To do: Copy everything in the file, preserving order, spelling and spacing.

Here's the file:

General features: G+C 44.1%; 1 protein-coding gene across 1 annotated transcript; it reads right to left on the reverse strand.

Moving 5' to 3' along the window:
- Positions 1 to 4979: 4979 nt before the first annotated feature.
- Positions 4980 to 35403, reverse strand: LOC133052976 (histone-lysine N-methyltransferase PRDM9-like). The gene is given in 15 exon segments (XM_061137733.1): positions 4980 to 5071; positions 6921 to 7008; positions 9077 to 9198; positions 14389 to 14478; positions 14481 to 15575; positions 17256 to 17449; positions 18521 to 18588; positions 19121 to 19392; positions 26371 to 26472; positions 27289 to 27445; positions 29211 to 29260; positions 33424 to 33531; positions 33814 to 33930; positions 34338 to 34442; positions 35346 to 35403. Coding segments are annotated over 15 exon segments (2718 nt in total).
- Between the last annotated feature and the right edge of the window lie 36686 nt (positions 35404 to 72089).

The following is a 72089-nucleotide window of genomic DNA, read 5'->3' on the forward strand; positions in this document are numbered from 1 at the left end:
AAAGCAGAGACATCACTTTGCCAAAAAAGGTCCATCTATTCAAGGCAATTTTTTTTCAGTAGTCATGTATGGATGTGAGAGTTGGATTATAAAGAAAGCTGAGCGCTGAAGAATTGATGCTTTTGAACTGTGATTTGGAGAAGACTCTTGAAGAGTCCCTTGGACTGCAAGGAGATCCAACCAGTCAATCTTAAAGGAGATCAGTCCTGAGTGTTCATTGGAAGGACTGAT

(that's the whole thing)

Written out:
General features: G+C 44.1%; 1 protein-coding gene across 1 annotated transcript; it reads right to left on the reverse strand.

Moving 5' to 3' along the window:
- Positions 1 to 4979: 4979 nt before the first annotated feature.
- Positions 4980 to 35403, reverse strand: LOC133052976 (histone-lysine N-methyltransferase PRDM9-like). The gene is given in 15 exon segments (XM_061137733.1): positions 4980 to 5071; positions 6921 to 7008; positions 9077 to 9198; positions 14389 to 14478; positions 14481 to 15575; positions 17256 to 17449; positions 18521 to 18588; positions 19121 to 19392; positions 26371 to 26472; positions 27289 to 27445; positions 29211 to 29260; positions 33424 to 33531; positions 33814 to 33930; positions 34338 to 34442; positions 35346 to 35403. Coding segments are annotated over 15 exon segments (2718 nt in total).
- Between the last annotated feature and the right edge of the window lie 36686 nt (positions 35404 to 72089).

The following is a 72089-nucleotide window of genomic DNA, read 5'->3' on the forward strand; positions in this document are numbered from 1 at the left end:
AAAGCAGAGACATCACTTTGCCAAAAAAGGTCCATCTATTCAAGGCAATTTTTTTTCAGTAGTCATGTATGGATGTGAGAGTTGGATTATAAAGAAAGCTGAGCGCTGAAGAATTGATGCTTTTGAACTGTGATTTGGAGAAGACTCTTGAAGAGTCCCTTGGACTGCAAGGAGATCCAACCAGTCAATCTTAAAGGAGATCAGTCCTGAGTGTTCATTGGAAGGACTGAT